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Smartphones: a pocket-size farce at Trap Door Theatre | Theater review

Emilio Williams’s deft, of-the-moment comedy is worth tweeting about.

Photograph: Michal Janicki
Jodi Kingsley and G�raldine Dulex in Smartphones: a pocket size farce at Trap Door Theatre

“You know what? We’re not friends,” says one of Emilio Williams’s bratty, socially blinkered characters to another in a moment of anger. “On Facebook you are,” says his obtuse wife by way of correction. The playwright traps two fatuous couples in an apartment where they wait for its owner, Fedé, to arrive, constantly checking their phones for texts, tweets or Facebook status updates on his progress. It’s no spoiler to say he never shows up; the situation’s similarity to both Waiting for Godot and No Exit is explicitly invoked.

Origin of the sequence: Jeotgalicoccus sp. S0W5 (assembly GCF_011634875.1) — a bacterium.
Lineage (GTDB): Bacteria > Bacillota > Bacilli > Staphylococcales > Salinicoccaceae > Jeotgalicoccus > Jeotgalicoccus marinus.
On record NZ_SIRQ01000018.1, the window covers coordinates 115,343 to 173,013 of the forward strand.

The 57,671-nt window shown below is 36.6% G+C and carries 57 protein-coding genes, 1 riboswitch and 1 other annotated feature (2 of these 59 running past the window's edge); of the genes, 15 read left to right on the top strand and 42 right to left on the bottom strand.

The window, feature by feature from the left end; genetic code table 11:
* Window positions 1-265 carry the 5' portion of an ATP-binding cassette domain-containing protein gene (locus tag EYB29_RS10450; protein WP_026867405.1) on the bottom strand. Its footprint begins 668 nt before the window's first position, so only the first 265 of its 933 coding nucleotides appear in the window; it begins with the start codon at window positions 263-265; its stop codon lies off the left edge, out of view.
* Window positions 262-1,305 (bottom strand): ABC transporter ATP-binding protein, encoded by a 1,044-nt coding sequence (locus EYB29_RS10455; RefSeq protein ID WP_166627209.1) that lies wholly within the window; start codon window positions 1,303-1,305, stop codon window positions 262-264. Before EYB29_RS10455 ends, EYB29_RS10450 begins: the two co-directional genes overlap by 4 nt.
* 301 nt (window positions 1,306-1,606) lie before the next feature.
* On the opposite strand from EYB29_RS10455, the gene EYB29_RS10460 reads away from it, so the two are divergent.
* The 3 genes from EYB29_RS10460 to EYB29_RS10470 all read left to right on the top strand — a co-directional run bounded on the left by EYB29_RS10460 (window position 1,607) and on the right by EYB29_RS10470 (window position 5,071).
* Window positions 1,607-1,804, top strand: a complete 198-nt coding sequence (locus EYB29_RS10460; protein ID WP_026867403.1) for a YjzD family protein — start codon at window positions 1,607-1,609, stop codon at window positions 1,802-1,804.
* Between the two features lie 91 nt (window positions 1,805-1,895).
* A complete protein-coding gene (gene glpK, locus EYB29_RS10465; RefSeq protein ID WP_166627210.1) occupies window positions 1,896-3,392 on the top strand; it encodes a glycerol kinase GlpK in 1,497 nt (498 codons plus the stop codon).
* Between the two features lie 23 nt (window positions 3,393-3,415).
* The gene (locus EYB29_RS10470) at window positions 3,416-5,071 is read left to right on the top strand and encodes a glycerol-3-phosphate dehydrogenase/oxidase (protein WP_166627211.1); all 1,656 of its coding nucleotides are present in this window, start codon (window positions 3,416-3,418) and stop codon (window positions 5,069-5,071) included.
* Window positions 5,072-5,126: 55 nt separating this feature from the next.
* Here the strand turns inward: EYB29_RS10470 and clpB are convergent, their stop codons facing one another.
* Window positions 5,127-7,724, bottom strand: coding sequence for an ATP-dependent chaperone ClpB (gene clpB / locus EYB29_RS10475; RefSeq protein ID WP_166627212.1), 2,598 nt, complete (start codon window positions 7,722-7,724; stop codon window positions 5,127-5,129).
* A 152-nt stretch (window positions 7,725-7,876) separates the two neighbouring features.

Williams’s “pocket-size” piece (it comes in at just over an hour) is so of-the-moment it’ll be dated by December, but while it lasts it’s nimbly amusing. The way Amelia (Géraldine Dulex), Barnaby (Chris Popio), Chantal (Jodi Kingsley) and Dagobert (Antonio Brunetti) would rather check their social networks than socialize is instantly, perhaps embarrassingly, recognizable, but Williams manages to take his play beyond the single note its title implies to encompass clever commentary on current affairs. (A bit about Chantal and Dagobert’s outsourcing of their children is particularly biting.) Scenic designer Brian Sidney Bembridge and costumer Tonette Navarro enhance the absurdity by outfitting the decor and the denizens in precisely matched shades of pink and gray, while Williams and his deft cast tweak theatrical conventions and technological obsessions with joy and, indeed, smarts.

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